Imatinib is a tyrosine kinase inhibitor (TKI). Tyrosine kinases are proteins in the body that control how cells grow and divide. Imatinib blocks (inhibits) signals in the cancer cells that make them grow and divide. Blocking the signals causes the cells to die.
Imatinib may be used to treat:
- chronic myeloid leukaemia (CML), a cancer of white blood cells
- a type of acute lymphoblastic leukaemia (ALL) called Philadelphia chromosome positive (Ph+ALL)
- blood disorders where some blood cells grow out of control (myelodysplastic and myeloproliferative conditions)
- blood disorders where blood cells called eosinophils grow out of control (advanced hypereosinophilic syndrome and chronic eosinophilic leukaemia).
It may also be used to treat:
- gastro-intestinal stromal tumours (GISTs), a rare type of cancer that affects the supporting tissue of the bowel or stomach
- dermatofibrosarcoma protuberans (DFSP), a rare type of cancer that affects the tissue under the skin
- other types of cancers as part of a clinical trial.
Imatinib is usually available for CML and GIST. For other conditions and cancers, it may only be available in some situations. Your cancer doctor can tell you if it is suitable for you. Some people may be given it as part of a clinical trial. If a drug is not available on the NHS, there may be different ways you are still able to have it. Your cancer doctor can give you advice.
Taking imatinib tablets
You normally take imatinib once a day. People taking a higher dose (800mg a day) usually take this in two doses of 400mg. You should take the tablets with a meal and a large glass of water.
If you find it hard to swallow the tablets, tell your doctor. They may suggest that you dissolve them in still water or apple juice. The liquid should be about 50ml for a 100mg tablet and 200ml for a 400mg tablet. Stir the liquid with a spoon until the tablets are completely dissolved and drink it immediately. Wash the glass and spoon straight away.
If you are sick just after taking the tablets, contact the hospital. You may need to take another dose.
If you forget to take a tablet, take it as soon as you remember, unless it is nearly time for your next dose. It is important that you do not take a double dose. Keep to your regular schedule and tell your doctor or nurse.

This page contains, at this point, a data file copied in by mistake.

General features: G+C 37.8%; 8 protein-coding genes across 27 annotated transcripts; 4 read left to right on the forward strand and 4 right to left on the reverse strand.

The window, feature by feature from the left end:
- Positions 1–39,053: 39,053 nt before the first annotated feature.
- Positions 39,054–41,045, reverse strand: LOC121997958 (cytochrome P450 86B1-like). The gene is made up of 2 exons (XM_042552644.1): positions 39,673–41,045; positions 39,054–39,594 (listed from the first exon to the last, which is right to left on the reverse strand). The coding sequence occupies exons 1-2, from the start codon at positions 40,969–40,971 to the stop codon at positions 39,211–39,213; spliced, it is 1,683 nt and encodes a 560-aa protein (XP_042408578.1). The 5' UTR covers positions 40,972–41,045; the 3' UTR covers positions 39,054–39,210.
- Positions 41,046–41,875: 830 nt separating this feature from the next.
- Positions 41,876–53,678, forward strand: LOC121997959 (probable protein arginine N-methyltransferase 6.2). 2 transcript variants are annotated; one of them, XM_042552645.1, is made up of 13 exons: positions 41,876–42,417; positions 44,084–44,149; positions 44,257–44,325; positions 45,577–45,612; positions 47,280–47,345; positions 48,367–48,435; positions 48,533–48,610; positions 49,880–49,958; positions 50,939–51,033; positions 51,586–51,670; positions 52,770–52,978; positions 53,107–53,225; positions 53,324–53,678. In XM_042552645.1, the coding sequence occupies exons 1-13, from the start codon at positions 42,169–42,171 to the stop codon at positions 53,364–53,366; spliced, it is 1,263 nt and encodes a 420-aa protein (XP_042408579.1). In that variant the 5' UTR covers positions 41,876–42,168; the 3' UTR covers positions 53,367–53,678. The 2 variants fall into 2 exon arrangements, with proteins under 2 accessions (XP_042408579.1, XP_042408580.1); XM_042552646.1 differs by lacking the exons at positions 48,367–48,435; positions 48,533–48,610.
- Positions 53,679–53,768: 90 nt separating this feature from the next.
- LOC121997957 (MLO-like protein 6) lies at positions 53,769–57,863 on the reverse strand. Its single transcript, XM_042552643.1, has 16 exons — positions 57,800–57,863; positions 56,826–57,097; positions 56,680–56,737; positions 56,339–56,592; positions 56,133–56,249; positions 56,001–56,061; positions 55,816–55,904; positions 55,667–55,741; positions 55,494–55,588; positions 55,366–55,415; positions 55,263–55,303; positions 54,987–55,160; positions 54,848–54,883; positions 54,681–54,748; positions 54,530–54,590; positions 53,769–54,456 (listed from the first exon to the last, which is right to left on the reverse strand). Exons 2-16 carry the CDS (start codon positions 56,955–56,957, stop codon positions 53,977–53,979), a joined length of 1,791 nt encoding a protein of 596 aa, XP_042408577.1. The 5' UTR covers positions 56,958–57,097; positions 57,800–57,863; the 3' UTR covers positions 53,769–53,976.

Here are some other things to remember about your tablets:
- Keep them in the original package and at room temperature, away from heat and direct sunlight.
- Keep them safe and out of the reach of children.
- If your treatment is stopped, return any remaining tablets to the pharmacist.
We explain the most common side effects of this treatment here. We also include some less common side effects. You may get some of the side effects we mention, but you are unlikely to get all of them.
If you are also having treatment with other cancer drugs, you may have some side effects that we haven’t listed here. Always tell your doctor, nurse or pharmacist about any side effects you have.
Your doctor can give you drugs to help control some side effects. It is important to take them exactly as your nurse or pharmacist explains. This means they will be more likely to work for you. Your nurse will give you advice about managing your side effects. After your treatment is over, most side effects start to improve.
Serious and life-threatening side effects
Some cancer treatments can cause severe side effects. Rarely, these may be life-threatening. Your cancer doctor or nurse can explain the risk of these side effects to you.
Contact the hospital
Your nurse will give you telephone numbers for the hospital. If you feel unwell or need advice, you can call them at any time of the day or night. Save these numbers in your phone or keep them somewhere safe.
We cannot list every side effect for this treatment. There are some rare side effects that are not listed. You can visit the electronic Medicines Compendium (eMC) for more detailed information.
Risk of infection
This treatment can reduce the number of white blood cells in your blood. These cells fight infection. If the number of white blood cells is low, you are more likely to get an infection. A low white blood cell count is called neutropenia.
If you have an infection, it is important to treat it as soon as possible. Contact the hospital straight away on the 24-hour contact number you have if:
- your temperature goes over 37.5°C (99.5°F)
- you suddenly feel unwell, even with a normal temperature
- you have symptoms of an infection.
Symptoms of an infection include:
- feeling shaky
- a sore throat
- a cough
- needing to pass urine a lot.
It is important to follow any specific advice your cancer treatment team gives you.
The number of white blood cells will usually return to normal before your next treatment. You will have a blood test before having more treatment. If your white blood cell count is low, your doctor may delay your treatment for a short time.
Bruising and bleeding
This treatment can reduce the number of platelets in your blood. Platelets are cells that help the blood to clot. Tell your doctor or nurse if you have any bruising or bleeding that you can’t explain. This includes:
- bleeding gums